Digital Media: Friend or Foe?

Posted on March 5, 2011


Behind the glamour the iPad and despite its status as a groundbreaking technology, the iPad is a closed device controlled solely by Apple.

Who would have thought that changes in publishing—the process of production and dissemination—could have such a colossal effect on society, culture and the media landscape? Before I began studying media and communications I would have thought that content was more important than the medium used to communicate it. At the moment however it has become clear to me that the medium is definitely the message. With the rise of new media the scope of publishing is ever expanding with nifty innovations occurring almost on a daily basis (the iPad and Kindle are exemplary of such contraptions). Modes of publishing are  constantly revolutionising with more and more content transgressing into digital realms. The magazine and newspaper applications available on the iPad are an indication of this. Indeed, if it hasn’t already, digital media is becoming a force for the publishing industry to reckon with.

While these changes are new and exciting to tech savvy individuals like myself there are a few important points to consider. Firstly, this week’s readings made it clear that technology like the iPad may be a step in the wrong direction for the democratization of media. The iPad for instance is a restricted device. Translation: you can’t use an iPad the same way you can use an open computer like a Mac. Apple has ultimate control over the iPad deciding what type of applications get created and distributed. Also, the iPad can only be connected to iTunes making Apple the sole mediator between iPad users and everyone/thing else in cyberspace! This scenario is eerily reminiscent of the days when traditional media corporations monopolized a one-way flow of information to the public.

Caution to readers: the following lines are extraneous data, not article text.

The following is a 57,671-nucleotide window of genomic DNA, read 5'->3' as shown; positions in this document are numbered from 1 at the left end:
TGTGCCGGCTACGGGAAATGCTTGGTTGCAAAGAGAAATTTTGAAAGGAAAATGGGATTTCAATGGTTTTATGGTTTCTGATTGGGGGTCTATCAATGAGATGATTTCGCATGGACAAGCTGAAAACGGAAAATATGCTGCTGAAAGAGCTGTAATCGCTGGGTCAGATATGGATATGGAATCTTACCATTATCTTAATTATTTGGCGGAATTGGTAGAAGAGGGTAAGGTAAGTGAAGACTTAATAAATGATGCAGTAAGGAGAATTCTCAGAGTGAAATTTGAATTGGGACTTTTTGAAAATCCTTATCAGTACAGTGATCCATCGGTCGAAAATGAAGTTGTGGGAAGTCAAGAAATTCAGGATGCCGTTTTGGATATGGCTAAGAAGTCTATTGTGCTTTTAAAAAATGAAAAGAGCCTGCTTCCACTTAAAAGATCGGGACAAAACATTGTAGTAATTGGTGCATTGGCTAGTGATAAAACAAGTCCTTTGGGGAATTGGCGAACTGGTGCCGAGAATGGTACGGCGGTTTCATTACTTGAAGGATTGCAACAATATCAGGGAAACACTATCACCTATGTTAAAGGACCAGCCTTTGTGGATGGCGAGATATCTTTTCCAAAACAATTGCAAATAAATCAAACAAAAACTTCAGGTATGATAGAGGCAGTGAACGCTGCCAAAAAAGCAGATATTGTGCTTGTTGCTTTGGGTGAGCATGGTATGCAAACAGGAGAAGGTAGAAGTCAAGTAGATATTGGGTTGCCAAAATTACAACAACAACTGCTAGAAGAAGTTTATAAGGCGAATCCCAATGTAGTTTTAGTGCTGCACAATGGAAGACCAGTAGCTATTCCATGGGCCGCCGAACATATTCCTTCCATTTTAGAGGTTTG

On the other hand mobile technology is opening up new and exciting possibilities for  the publishing industry. Consider the upcoming mobile application, Social Books. I myself enjoy discussing good novel with my peers but unfortunately not all of them are as interested in books as I am. With Social Books I could discuss books with people who actually care thus enriching my reading experience.

It has also been speculated that tablet devices will save the magazine and newspaper industry. Digitalizing print publications is,however, a messy business. Take The Age’s iPad application for instance, it is basically a boring PDF version of the print publication. John Naughton points out in his article that simply converting physical text into digital text will not be enough to save the print industry. In this case, I happen to agree. Applications, particularly newspaper applications, need to be tailored to suit digital devices and audiences. Nonetheless, I am inclined to disagree (to an extent anyhow) with Naughton’s assertion that e-books must become interactive or fail in their endeavours. I’m sure there is room in the land of e-books for both innovative digital books and more traditional books. Books, novels in particular, do not necessarily need to be “tooled up” in order become popular.  Think about it this way. The works of Charles Dickens and Jane Austen are as popular today, or even more so, than they were a hundred years ago. Societies and cultures have changed immensely since the initial distribution of these works and yet they still manage to remain relevant. These books then and many others then will stand the test of digital media.

Check this video out, it is funny and I am pretty sure it is a spoof but some of the points it makes are definitely true:

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